This exceedingly old photograph shows a group of Russian Gendarmes in Moscow around 1890, the chap in the middle of the frame is sitting atop what is quite clearly a Penny-farthing designed for use on the railway lines. There is a counterweight on the shaft leading to the offset left wheel, I assume to keep him from falling off to his right, he also has a long handle in his right hand and I can’t for the life of me figure out what it’s for. Any ideas?
When it comes to a weekend off-roader, I’m at a loss to think of anything cooler than a World War II era M3 Half-Track. The M3 pictured here is an original 1943 unit, it’s been fully restored and is now listed as being parade ready, but I say to hell with that. It’d be a sin to own this and not get it at least a little muddy.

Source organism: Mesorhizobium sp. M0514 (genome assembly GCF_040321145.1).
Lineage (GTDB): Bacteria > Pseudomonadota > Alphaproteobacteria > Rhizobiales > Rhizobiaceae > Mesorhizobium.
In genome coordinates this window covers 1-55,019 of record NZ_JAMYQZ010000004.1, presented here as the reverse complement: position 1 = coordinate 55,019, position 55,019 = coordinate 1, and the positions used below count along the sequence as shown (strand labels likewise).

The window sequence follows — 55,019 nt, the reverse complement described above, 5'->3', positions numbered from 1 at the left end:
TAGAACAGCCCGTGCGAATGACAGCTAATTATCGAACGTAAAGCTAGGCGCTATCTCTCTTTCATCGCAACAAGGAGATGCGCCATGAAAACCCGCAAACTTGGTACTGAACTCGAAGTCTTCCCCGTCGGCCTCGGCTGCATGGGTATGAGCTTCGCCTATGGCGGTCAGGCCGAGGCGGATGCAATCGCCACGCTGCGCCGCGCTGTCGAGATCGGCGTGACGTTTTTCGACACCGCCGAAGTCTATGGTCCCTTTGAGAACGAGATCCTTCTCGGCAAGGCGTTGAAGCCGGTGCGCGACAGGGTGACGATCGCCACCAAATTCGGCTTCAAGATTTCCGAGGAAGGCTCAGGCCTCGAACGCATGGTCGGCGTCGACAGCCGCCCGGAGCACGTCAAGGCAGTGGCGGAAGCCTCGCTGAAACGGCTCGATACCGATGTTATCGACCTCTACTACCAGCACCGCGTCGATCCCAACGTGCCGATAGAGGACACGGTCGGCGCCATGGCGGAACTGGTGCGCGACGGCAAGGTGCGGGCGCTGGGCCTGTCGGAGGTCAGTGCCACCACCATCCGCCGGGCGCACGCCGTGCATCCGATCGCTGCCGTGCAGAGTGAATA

This book and it’s full length, not-so-brief title “Hidden Warbirds: The Epic Stories of Finding, Recovering, and Rebuilding WWII’s Lost Aircraft” is a fantastic look into the modern world of finding, researching and rebuilding some of the most famous aircraft of the 20th century. Written by aviation historian Nicholas A. Veronico, the book is a…
Submariner-style frames were first created for the US Navy, they were used as prescription frames for personnel aboard submarines and are still being worn by crews on submarines today.